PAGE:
India’s steel industry is facing a tougher new environment test that aims to keep its industry sustainable for decades to come.
India’s state-owned steel makers, such as Hindustan Steel, have been working for decades on improving their quality control systems and reducing their carbon emissions.
But in the last few years, they have also been forced to adapt to a more efficient, green and more resilient industry, which is now facing a tough new challenge.
“They are now facing the biggest challenges ever,” said Amit Singhal, professor of environmental economics at the Jawaharlal Nehru University, who has been researching India’s industry for years.
Singhal, who is also a director of the Center for Climate Change and Development (CCDC), said the state-run companies had to adapt their processes, reduce the amount of steel they use, and diversify away from producing steel for commercial use.
In the US, there is a big push to increase carbon emissions from steelmaking, which will be a major contributor to climate change.
But there is no immediate evidence that India’s industrial giants are taking that kind of pressure seriously.
Ahead of the Paris climate summit in December, India and China announced a joint goal to cut their CO2 emissions by 5 percent below 2005 levels by 2030.
The deal also pledged to slash emissions by a further 30 percent from 2005 levels, with an extra goal to halve the annual growth rate by 2030 from 2005.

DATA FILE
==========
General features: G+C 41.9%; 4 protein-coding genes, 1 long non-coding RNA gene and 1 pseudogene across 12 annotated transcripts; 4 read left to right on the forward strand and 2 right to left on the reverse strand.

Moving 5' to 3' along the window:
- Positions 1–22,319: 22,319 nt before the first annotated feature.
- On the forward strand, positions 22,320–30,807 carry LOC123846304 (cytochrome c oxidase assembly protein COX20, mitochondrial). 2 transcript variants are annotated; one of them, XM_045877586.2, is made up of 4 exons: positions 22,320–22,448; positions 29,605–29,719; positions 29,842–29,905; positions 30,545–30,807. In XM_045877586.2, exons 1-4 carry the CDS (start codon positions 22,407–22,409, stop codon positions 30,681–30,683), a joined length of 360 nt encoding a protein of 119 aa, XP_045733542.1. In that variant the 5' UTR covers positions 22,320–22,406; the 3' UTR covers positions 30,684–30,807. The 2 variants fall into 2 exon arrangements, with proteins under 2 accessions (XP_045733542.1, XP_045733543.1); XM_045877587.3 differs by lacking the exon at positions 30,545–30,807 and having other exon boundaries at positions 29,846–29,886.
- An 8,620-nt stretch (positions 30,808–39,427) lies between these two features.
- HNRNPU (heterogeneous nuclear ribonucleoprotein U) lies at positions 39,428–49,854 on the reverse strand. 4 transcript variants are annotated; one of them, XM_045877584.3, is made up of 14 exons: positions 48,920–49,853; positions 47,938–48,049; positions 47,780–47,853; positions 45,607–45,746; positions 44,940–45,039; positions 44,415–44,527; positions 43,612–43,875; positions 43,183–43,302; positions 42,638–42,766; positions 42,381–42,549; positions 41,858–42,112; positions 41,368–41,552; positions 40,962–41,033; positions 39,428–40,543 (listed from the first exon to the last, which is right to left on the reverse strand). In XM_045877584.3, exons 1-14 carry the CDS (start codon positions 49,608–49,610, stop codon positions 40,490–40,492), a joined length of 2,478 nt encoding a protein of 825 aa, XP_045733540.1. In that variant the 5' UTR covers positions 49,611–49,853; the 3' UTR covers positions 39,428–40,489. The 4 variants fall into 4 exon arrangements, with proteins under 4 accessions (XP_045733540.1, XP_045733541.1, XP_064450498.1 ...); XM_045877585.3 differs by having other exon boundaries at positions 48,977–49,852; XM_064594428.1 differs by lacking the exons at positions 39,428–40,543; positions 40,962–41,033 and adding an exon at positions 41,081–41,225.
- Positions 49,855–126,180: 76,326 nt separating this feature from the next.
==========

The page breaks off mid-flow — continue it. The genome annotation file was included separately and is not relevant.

But the targets were conditional on the US agreeing to a similar agreement.
Singh said that the US and India have a very different climate vision.
India does not believe in the climate-change deal at the Paris conference and has instead said that it would like to work out a new deal that would include the emissions reductions promised.
“The US has been the one pushing for this and has not been able to get a deal, so it has basically done it in its own terms,” Singhal said.
India and the US are currently negotiating the Paris deal.
Singham said India has been trying to reduce its CO2 footprint as part of its own efforts to reduce emissions from industrial and agricultural activities, but said that as the economy gets smaller and the population gets more urbanised, it will have to reduce those emissions.
“If the population grows and the economy is not growing, you will have a hard time getting to that target, and so you are going to have to look for other ways to reduce your emissions,” he said.